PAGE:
At the start of the year, I posted a list of books I was planning to read for the Planetary Awards. I’m going to try to blast out mini-reviews of the ones I’ve read before the February 14th nomination deadline. That’s right, Feb 14, get your nominations in.
Embers of War will not get my Planetary Awards nomination. The primary reason is that far too much of the book consisted of characters thinking rather than doing or talking. I might have enjoyed the book more if some of those thoughts had been exposed through dialogue rather than internal monologue, or if some of them had been left out completely, letting the reader infer them from the characters’ actions or conversations.
If I’d read this as a paperback, I think I’d pull out all the pages, and make a pile where characters were thinking and one where characters were doing. I’m betting the thinking pile would be at least twice as large.
The book touches on some philosophical issues, but ends up brushing them aside. It’s possible they are delved into during the sequel, Fleet of Knives.
One of the characters is a hunted war criminal, hated by everyone because she ended a war by bombarding a planet. Her bombardment reduced the total casualties the war would have caused on both sides, but the only people willing to even consider her position are a few of those who served with her during the bombardment. Everyone else seems to be in complete agreement that she deserves execution.
At the end of the book, a super-powerful AI fleet comes out of hiding and ends all violence galaxy-wide, by threatening violence. I suppose that has some parallel to European colonialists who ended tribal warfare within their colonies, but what happened when the colonialists left, and all the pent-up hostility was released? If you don’t know, look up post-communist Yugoslavia, 1947 India, or any of the nearly limitless examples from post-colonial Africa.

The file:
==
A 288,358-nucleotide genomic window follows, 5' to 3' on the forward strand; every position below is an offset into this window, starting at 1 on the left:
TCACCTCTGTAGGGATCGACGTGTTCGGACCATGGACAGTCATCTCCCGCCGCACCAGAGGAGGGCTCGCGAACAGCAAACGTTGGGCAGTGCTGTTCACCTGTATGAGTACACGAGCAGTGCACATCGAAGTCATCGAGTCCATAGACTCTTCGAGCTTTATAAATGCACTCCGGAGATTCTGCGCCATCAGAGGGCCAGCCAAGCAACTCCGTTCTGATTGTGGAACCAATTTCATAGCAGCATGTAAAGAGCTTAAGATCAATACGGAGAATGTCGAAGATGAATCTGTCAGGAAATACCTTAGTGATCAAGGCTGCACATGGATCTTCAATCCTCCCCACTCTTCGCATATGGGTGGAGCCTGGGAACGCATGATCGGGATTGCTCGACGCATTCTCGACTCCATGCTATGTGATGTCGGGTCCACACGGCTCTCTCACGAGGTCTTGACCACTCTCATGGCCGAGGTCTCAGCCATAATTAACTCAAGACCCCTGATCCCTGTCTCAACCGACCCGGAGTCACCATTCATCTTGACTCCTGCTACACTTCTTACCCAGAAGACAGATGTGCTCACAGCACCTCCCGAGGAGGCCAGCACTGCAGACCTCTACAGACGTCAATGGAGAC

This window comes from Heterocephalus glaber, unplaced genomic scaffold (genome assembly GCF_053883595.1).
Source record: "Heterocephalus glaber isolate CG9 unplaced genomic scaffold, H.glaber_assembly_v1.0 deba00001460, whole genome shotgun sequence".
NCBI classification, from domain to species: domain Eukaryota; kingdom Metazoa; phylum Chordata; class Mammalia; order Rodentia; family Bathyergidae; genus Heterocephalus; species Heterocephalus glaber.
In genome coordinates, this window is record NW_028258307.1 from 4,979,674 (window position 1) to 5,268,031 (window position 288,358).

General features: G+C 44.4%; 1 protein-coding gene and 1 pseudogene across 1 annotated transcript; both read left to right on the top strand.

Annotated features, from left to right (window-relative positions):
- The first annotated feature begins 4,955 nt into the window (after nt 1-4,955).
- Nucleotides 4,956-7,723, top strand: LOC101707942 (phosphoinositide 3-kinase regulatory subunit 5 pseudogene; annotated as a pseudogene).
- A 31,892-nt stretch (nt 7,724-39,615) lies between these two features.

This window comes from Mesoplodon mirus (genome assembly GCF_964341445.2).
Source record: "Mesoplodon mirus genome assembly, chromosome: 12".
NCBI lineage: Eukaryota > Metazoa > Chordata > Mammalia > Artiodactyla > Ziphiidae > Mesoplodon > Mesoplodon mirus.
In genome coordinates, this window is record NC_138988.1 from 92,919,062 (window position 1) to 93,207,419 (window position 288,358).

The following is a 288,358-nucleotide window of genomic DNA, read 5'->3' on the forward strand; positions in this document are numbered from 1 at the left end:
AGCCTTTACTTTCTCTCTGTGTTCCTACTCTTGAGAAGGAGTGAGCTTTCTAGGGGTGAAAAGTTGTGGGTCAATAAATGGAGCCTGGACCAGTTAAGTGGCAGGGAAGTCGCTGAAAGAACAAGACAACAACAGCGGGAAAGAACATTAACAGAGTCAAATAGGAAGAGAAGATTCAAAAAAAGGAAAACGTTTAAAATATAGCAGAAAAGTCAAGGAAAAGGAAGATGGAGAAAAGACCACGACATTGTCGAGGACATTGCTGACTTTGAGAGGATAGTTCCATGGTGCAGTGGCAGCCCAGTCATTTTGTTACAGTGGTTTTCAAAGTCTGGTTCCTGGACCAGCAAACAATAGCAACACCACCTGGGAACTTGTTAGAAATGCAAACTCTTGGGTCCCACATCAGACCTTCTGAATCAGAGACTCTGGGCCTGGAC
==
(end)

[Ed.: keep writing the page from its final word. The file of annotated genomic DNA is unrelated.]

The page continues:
Personally, I don’t think peace is a goal that should be pursued at all costs. War is horrible with its death, amputated limbs, refugees, starvation, and disease. But, peace can be horrible too. Without the threat of war, bad guys are free to impose systems of slavery, rape, genital mutilation, forced labor, starvation, infanticide, burning widows — there’s no limit to what they’ll do. To me, there’s a “just right” level of violence that doesn’t consist of pointless, perpetual war, but keeps the bad guys on their toes and keeps their behavior in check.
Of course, my philosophy might not apply to the universe in Embers of War. The AI fleet believes that some kind of chaos monsters are hiding out in the darkness of deep space, and that violence will attract them. Of course, there’s already been at least one interplanetary war and a planetary genocide, so if that didn’t attract them, I don’t know why the AIs are so concerned about ending all violence. Maybe that’s another thing that will be addressed in the sequel.